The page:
The official death toll on Puerto Rico from Hurricane Maria, the most powerful storm to strike the Caribbean island in almost a century, was raised on Tuesday from just 64 to nearly 3,000, based on a study ordered by the governor of the US territory.
The report found that an estimated 2,975 deaths could be attributed directly or indirectly to Maria from the time it struck in September 2017 to mid-February of this year. The figure was derived from comparisons between predicted mortality under normal circumstances and deaths documented after the storm.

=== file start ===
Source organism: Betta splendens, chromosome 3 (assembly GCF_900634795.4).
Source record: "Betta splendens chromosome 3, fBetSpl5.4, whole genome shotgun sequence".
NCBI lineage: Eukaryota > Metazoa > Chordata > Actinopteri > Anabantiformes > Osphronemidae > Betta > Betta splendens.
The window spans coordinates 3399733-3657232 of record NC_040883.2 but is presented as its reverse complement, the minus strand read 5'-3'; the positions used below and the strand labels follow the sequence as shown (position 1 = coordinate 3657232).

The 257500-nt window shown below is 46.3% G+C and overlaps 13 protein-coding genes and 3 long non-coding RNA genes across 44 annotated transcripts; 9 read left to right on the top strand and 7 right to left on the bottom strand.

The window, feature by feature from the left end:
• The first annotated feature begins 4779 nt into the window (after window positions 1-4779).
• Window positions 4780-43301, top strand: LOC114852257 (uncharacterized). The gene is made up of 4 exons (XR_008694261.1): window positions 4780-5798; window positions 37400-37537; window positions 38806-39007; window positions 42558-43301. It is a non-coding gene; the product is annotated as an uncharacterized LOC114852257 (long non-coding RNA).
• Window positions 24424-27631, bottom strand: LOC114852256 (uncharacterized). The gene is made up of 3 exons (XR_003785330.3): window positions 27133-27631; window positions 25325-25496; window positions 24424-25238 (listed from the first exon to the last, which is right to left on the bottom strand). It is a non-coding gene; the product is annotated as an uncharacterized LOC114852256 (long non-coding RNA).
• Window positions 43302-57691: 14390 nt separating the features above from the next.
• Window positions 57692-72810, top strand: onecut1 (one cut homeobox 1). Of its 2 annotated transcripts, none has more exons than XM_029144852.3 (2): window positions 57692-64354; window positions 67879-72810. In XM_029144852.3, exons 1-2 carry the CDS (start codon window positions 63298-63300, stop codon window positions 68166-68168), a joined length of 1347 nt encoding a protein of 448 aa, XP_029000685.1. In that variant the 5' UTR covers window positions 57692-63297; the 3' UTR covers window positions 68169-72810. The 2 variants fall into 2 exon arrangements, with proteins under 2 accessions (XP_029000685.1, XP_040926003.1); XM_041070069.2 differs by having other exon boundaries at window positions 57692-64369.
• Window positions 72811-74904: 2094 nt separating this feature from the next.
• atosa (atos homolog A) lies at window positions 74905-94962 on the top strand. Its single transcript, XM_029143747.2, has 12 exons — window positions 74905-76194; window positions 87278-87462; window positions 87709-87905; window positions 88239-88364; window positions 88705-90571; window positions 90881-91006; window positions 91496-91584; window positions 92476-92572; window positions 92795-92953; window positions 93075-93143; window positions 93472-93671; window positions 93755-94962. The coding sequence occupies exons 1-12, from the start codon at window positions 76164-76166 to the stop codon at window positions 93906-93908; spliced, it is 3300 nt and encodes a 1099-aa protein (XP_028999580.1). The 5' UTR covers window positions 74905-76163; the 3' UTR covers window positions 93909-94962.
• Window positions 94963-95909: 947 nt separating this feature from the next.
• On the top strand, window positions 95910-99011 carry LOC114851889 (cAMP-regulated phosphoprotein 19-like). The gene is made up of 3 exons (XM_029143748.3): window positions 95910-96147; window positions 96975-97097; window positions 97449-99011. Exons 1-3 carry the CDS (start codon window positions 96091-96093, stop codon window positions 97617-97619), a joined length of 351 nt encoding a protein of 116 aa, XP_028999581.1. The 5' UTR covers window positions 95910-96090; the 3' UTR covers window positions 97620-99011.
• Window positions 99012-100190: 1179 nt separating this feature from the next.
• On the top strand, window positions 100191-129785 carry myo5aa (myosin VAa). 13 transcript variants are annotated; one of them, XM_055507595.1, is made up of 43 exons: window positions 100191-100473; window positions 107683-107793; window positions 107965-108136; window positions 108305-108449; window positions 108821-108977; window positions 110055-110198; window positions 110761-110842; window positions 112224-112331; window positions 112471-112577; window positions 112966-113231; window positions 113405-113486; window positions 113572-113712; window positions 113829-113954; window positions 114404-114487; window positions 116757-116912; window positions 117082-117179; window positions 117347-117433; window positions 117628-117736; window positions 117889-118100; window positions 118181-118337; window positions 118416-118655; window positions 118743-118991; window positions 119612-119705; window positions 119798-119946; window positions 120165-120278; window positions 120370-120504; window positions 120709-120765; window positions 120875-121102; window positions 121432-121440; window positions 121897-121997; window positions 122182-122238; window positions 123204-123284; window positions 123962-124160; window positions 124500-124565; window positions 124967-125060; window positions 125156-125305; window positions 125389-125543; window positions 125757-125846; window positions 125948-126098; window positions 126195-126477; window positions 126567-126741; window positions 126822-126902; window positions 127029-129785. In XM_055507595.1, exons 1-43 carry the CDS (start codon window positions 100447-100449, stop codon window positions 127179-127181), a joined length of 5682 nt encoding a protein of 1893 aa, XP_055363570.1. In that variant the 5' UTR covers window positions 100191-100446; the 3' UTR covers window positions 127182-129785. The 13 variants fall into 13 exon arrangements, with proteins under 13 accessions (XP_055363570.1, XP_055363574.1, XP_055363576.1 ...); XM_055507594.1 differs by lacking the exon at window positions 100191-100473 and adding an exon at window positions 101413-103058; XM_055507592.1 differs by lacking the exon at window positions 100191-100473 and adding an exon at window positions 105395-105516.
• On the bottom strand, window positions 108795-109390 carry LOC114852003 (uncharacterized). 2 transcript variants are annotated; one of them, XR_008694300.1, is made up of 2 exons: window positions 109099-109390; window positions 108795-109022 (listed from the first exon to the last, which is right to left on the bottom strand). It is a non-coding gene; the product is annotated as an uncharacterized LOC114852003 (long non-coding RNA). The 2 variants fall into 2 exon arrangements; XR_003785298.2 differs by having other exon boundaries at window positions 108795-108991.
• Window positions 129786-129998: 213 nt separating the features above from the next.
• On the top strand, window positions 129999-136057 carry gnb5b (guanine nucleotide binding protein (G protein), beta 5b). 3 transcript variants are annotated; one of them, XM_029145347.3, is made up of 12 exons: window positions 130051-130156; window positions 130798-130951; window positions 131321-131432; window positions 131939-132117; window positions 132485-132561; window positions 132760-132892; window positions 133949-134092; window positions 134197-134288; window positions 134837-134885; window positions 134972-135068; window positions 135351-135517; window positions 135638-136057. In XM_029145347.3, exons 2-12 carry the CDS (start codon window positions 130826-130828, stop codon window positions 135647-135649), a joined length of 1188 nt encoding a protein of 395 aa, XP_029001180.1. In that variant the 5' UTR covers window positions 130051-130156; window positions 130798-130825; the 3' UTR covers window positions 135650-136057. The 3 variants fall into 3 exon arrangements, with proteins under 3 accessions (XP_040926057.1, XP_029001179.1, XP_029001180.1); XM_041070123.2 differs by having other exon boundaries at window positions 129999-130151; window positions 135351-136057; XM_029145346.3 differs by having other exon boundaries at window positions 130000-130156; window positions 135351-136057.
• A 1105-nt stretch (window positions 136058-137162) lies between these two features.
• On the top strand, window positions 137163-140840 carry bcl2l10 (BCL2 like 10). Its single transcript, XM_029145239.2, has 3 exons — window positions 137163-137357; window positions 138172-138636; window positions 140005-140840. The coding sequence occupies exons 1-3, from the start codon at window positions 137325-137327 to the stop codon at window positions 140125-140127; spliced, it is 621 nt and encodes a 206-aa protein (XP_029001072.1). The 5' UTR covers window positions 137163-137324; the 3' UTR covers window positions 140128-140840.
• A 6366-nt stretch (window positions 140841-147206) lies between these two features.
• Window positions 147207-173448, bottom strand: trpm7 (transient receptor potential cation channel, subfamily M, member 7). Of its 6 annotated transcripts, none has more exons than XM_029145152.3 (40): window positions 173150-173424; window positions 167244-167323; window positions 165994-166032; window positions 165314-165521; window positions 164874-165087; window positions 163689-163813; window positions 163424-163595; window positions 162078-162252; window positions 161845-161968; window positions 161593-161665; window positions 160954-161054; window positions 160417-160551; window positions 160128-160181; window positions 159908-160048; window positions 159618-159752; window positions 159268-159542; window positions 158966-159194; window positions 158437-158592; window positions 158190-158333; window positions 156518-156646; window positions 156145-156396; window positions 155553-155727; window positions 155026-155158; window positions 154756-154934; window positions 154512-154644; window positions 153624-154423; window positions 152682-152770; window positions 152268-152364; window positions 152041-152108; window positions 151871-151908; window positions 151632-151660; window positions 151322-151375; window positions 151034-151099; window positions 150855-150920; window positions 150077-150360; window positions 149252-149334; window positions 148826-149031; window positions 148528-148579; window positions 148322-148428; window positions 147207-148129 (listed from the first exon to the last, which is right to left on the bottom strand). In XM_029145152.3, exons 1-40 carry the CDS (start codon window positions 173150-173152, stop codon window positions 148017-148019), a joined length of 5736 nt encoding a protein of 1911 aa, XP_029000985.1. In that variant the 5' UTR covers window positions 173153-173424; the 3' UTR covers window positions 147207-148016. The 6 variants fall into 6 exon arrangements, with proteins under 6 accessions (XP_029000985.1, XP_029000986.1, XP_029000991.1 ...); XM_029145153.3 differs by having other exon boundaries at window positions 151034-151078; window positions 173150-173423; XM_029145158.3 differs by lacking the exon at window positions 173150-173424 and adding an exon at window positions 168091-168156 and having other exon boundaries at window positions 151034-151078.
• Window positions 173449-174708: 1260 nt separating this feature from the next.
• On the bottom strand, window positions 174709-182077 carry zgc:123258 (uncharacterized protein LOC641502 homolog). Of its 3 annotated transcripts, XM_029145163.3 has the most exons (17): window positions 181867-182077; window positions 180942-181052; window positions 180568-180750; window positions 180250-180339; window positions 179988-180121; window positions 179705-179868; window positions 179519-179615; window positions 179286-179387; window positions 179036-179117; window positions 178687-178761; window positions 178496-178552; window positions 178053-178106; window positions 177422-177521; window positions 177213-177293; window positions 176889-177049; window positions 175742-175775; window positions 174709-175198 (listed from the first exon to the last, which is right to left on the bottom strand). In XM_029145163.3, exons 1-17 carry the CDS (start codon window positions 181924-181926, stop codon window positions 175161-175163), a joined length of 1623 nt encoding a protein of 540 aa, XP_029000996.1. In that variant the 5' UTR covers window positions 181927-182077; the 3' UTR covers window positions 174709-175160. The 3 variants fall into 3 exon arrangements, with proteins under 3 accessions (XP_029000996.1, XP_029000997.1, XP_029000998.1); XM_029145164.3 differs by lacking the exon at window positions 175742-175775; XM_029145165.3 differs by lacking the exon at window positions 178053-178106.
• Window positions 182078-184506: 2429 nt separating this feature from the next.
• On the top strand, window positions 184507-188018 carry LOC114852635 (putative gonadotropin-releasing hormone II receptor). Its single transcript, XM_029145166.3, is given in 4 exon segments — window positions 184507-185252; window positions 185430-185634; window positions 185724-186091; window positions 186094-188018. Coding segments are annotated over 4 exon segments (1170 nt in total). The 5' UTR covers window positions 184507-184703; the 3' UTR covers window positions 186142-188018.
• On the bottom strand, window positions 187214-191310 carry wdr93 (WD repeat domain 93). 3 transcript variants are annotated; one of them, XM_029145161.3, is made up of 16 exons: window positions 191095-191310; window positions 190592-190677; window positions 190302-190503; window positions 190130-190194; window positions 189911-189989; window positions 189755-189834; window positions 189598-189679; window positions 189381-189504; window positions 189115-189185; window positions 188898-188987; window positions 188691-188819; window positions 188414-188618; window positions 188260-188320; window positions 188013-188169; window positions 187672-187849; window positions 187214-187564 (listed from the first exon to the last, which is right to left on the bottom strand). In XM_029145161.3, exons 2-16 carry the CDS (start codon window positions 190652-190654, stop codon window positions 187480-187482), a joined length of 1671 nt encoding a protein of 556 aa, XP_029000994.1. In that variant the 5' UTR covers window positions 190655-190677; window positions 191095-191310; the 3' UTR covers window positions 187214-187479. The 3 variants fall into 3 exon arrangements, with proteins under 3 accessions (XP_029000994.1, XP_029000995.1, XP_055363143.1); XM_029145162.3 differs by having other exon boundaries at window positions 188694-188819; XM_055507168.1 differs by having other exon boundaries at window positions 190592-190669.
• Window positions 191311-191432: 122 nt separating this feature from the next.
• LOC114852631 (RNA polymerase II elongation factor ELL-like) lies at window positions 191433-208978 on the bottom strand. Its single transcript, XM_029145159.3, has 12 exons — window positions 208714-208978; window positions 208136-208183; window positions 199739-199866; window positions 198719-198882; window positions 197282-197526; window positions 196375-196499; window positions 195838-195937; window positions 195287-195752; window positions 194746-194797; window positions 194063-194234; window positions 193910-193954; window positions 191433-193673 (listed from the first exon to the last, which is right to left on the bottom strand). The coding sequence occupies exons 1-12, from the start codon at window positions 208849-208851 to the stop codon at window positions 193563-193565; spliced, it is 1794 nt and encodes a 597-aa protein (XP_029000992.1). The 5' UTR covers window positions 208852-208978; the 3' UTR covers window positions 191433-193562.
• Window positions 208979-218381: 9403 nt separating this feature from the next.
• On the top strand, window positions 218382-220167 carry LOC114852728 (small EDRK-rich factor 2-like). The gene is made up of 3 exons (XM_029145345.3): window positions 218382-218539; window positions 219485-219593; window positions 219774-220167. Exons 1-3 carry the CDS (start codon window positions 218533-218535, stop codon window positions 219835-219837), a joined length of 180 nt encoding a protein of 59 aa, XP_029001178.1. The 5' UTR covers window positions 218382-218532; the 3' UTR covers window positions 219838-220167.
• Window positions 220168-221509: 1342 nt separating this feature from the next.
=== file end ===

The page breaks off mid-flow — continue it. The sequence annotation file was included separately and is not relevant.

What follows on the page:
The emergency response to Maria became highly politicized as the Trump administration was criticised as being slow to recognise the gravity of the devastation and too sluggish in providing disaster relief to Puerto Rico, an island of more than 3 million residents. The study, conducted by George Washington University`s Milken Institute School of Public Health and released Tuesday, also found that the risk of death from the hurricane was substantially higher for poor people and elderly men.